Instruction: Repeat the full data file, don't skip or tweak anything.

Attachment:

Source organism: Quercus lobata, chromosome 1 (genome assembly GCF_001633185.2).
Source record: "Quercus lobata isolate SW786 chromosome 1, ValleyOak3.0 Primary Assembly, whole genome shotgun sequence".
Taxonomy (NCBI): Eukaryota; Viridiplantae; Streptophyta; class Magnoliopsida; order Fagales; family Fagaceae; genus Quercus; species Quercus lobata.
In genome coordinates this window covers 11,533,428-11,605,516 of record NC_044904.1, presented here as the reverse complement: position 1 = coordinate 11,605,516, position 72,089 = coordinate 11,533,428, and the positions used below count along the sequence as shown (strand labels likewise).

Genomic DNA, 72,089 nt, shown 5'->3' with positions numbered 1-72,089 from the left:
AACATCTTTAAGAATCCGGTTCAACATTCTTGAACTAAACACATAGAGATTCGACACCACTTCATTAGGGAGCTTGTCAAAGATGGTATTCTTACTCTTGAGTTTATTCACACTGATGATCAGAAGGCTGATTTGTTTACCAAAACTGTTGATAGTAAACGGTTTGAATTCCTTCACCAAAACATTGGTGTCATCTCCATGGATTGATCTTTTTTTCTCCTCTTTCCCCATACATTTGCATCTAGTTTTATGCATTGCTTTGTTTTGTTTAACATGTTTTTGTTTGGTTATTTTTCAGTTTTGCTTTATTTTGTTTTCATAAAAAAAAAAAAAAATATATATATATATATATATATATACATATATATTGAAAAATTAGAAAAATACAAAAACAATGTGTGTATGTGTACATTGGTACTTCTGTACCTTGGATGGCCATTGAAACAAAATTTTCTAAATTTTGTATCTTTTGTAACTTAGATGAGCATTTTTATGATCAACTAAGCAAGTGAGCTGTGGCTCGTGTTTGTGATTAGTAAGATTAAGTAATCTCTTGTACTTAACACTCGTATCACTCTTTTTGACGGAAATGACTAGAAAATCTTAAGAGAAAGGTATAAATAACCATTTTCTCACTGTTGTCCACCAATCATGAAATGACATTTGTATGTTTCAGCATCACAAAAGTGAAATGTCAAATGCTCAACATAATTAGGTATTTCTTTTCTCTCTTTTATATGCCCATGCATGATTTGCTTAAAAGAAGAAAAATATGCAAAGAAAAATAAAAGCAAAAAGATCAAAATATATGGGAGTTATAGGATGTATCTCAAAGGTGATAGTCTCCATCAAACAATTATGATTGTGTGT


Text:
Source organism: Quercus lobata, chromosome 1 (genome assembly GCF_001633185.2).
Source record: "Quercus lobata isolate SW786 chromosome 1, ValleyOak3.0 Primary Assembly, whole genome shotgun sequence".
Taxonomy (NCBI): Eukaryota; Viridiplantae; Streptophyta; class Magnoliopsida; order Fagales; family Fagaceae; genus Quercus; species Quercus lobata.
In genome coordinates this window covers 11,533,428-11,605,516 of record NC_044904.1, presented here as the reverse complement: position 1 = coordinate 11,605,516, position 72,089 = coordinate 11,533,428, and the positions used below count along the sequence as shown (strand labels likewise).

Genomic DNA, 72,089 nt, shown 5'->3' with positions numbered 1-72,089 from the left:
AACATCTTTAAGAATCCGGTTCAACATTCTTGAACTAAACACATAGAGATTCGACACCACTTCATTAGGGAGCTTGTCAAAGATGGTATTCTTACTCTTGAGTTTATTCACACTGATGATCAGAAGGCTGATTTGTTTACCAAAACTGTTGATAGTAAACGGTTTGAATTCCTTCACCAAAACATTGGTGTCATCTCCATGGATTGATCTTTTTTTCTCCTCTTTCCCCATACATTTGCATCTAGTTTTATGCATTGCTTTGTTTTGTTTAACATGTTTTTGTTTGGTTATTTTTCAGTTTTGCTTTATTTTGTTTTCATAAAAAAAAAAAAAAATATATATATATATATATATATATACATATATATTGAAAAATTAGAAAAATACAAAAACAATGTGTGTATGTGTACATTGGTACTTCTGTACCTTGGATGGCCATTGAAACAAAATTTTCTAAATTTTGTATCTTTTGTAACTTAGATGAGCATTTTTATGATCAACTAAGCAAGTGAGCTGTGGCTCGTGTTTGTGATTAGTAAGATTAAGTAATCTCTTGTACTTAACACTCGTATCACTCTTTTTGACGGAAATGACTAGAAAATCTTAAGAGAAAGGTATAAATAACCATTTTCTCACTGTTGTCCACCAATCATGAAATGACATTTGTATGTTTCAGCATCACAAAAGTGAAATGTCAAATGCTCAACATAATTAGGTATTTCTTTTCTCTCTTTTATATGCCCATGCATGATTTGCTTAAAAGAAGAAAAATATGCAAAGAAAAATAAAAGCAAAAAGATCAAAATATATGGGAGTTATAGGATGTATCTCAAAGGTGATAGTCTCCATCAAACAATTATGATTGTGTGT